loco fx?

Ok i know thets not going to be the name of it but that’s what i call it.

in the movies and in the tv shows now there is an effect that they do that can be done with just a simple camera all though it is sometimes done in post. I would like to recreate this using blender. So let me tell you how it is done with a regular camera and maybe you will know how to do it in blender, then tell me.

The numbers i will be using for footage are just numbers i picked. If i was doing this in real life i would have to set up an measure everything.

Ok set the camera up 20 feet from your main object and zoomed in tight. Start moving the camera forward ( with a dolly of course) while zooming out at the same speed, and stopping the whole thing about 5 to 10 feet from the object.

This makes it seem that the whole world is rushing in to your object not litlrley but you know what i mean. Thats why i call it the locofx.

Now i can do this with Blender I know i can but it may take me hours even days to get it right. Unless I have some spcific numbers and instructions. My question is has anyone recreated this and can you tell me how to do it?

i know what you are talking about.

i can run up some quick math if you would like.

Tan[(1/2) θ] == w/(2d)
if i solve that for d i get:
d -> (1/2) w Cot[θ/2]

and then
focallength = abs(aspectratio / tan[0.5 * hfov])

and i substitute in the first part, i get:
focallength = abs(aspectratio / (w/(2d)) )
aspectratio = width/float(height)
focallength = abs( (width/height) / (w/(2d)) )

try that. my math is probably wrong, but that might work. idk.

just parent the cam to an empty, move that on one axis using the math you get, and on those keyframes make a focallength keyframe too.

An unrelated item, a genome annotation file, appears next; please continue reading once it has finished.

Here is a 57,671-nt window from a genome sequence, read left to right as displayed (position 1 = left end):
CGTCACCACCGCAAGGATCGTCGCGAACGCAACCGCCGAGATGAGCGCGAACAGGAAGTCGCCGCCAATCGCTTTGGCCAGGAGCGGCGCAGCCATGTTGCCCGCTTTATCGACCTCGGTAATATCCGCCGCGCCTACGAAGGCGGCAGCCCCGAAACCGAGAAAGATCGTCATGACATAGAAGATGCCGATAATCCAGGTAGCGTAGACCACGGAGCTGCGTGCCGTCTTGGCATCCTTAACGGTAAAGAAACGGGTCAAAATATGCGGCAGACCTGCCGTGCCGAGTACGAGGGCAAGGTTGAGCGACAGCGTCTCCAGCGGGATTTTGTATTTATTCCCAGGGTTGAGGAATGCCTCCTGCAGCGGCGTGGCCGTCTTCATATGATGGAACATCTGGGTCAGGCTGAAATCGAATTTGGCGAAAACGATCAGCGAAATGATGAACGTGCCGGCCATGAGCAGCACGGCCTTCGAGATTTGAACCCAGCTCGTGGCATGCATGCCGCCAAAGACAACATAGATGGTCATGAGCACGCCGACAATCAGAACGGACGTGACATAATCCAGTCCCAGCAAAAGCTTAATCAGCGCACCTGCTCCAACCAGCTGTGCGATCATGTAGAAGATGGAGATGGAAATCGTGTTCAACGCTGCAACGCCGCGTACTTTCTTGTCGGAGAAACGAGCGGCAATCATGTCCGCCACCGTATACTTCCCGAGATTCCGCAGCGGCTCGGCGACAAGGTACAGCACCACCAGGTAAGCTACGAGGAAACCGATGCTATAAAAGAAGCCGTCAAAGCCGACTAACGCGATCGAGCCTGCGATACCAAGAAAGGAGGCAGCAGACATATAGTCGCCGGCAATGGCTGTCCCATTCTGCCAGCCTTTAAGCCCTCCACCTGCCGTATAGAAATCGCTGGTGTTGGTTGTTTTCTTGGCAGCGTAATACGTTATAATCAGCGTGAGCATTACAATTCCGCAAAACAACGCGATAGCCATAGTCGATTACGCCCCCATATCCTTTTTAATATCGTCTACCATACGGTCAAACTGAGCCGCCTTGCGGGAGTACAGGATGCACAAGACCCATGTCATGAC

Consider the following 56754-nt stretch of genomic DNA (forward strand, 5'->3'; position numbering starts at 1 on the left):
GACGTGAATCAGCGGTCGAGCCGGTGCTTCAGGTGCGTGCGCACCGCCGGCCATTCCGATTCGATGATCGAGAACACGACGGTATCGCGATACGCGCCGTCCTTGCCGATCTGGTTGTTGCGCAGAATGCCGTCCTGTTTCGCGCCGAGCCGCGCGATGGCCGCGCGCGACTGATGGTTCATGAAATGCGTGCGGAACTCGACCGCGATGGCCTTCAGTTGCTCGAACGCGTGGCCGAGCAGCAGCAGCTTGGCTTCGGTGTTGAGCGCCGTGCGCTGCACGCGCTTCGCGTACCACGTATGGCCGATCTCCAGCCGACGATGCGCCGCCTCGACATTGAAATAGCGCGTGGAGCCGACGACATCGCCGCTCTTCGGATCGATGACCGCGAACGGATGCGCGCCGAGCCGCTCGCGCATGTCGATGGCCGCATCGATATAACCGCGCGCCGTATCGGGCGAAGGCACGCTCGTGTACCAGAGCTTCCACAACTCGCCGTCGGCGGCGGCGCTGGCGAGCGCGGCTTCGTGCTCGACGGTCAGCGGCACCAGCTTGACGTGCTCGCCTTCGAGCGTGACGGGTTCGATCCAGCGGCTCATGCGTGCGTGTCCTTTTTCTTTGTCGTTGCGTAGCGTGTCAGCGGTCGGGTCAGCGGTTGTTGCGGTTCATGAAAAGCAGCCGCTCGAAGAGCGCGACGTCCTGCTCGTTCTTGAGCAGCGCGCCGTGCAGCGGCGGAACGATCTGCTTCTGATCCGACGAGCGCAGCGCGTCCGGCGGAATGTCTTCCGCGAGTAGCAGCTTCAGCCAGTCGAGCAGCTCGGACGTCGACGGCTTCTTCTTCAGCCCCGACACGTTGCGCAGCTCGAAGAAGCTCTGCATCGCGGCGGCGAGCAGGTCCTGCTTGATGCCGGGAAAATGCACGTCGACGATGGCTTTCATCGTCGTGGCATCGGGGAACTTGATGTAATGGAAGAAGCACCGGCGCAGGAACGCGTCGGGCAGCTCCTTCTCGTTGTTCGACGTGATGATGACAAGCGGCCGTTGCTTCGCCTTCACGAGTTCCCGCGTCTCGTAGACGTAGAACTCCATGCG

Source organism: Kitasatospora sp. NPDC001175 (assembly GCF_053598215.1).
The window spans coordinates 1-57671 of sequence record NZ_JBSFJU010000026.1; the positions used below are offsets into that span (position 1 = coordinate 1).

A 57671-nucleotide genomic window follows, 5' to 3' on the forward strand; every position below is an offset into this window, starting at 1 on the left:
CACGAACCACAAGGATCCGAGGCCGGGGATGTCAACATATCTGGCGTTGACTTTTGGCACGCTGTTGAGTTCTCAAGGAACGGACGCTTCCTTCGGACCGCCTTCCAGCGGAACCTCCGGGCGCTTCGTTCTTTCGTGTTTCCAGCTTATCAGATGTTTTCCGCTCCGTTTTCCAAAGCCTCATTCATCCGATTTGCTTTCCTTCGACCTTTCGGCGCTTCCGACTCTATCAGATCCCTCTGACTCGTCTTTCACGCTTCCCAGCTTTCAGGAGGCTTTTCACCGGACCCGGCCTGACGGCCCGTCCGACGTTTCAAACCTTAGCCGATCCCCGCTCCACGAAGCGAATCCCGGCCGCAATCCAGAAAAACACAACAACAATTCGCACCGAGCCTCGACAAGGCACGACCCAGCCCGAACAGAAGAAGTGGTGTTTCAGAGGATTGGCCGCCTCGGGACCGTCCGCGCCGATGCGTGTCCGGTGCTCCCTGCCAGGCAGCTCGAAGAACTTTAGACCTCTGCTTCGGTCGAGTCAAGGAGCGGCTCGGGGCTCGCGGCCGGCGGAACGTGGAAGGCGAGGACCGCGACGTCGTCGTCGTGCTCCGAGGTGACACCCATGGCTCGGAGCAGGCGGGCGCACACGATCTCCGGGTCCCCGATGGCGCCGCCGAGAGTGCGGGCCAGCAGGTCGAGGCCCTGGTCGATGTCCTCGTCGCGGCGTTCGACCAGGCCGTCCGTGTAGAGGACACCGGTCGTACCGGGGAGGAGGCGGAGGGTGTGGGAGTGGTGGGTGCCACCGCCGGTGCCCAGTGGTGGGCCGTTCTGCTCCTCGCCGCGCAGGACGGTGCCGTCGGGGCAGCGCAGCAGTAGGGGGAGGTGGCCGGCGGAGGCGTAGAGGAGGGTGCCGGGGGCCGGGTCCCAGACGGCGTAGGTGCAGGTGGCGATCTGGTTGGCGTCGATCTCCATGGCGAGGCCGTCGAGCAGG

I know what you are talking about. Alfred Hitchcock used this technique.

I have done this in Blender before.

Change your your camera settings from 35mm to a higher level, in proportion to the zoom.

It’s called a reverse tracking or “trombone” shot, and as Spin said creates a very disturbing effect like in Vertigo. I have also seen it in Evil Dead and I think Jackson used it in Lord of the Rings. It takes a lot of coordination to execute manually but should be no problem in Blender. For a strong effect use a rich background with lots of depth cues.

You are going to have to adjust the lens distortion via Camera LENS IPO curves. With your Animated camera zoomed already established.

What I would do is, set frame 1 at exactly what you want. Adjust the camera lens to a very high mm, Like 200mm (then press the I-Key to set the IPO “LocRotSize”).

Go to the last frame and set the camera lens to 35mm and zoom in so it sort of looks like frame 1. It will be distorted. Again, press the I-Key to set the IPO “LocRotSize”).

Now you will have the ZOOM correctly, but the Lens mm didn’t get stored, so select the camera, and go into IPO mode and choose CAMERA from the Drop-Box.

Select Lens.

In the IPO editor, Press and hold Ctrl+LMB to create the Lens mm for Frame one. Go into Edit Mode in the IPO and Select the entire “dot” and Shift+D to duplicate and move that new “dot” to the last frame.

You’ll need to some adjusting (trial and error), but it will work.

I confused the heck out of you, but once you start playing around with it, you’ll get it.

I did this FX in v2.37a and it didn’t seems that complicated.

Well spin it worked great thanks!

This is actually fairly easy to do with blender!

go to frame 1 of your animation and set a key frame in the 3d window for the location and rotation of the camera
then set a key frame in the camera properties window for the “lens”

go to the end of the animation and move the camera closer to your subject
(“G” then middle mouse allows you to dolly in)
set a keyframe for loc + rot
then go to your camera properites and set the lens to something smaller like 15 or 20 then set a lens key frame.


edit: D’oh! when I started this response, It was the only one, but I got called away. Oh well, that what’s great about elysiun, lots of people have the right answer!

Interesting effect. I remember the effect was also extensively used on “The Quick and the Dead”. The suggestions on how to do it in Blender were very useful.
BTW, does anyone know what the parameters Apert and FDist does on the camera IPO? There seems to be no equivalent buttons for them on the buttons panels…

I believe Yafray can access the Apert and Fdist values for Depth of Field calculations.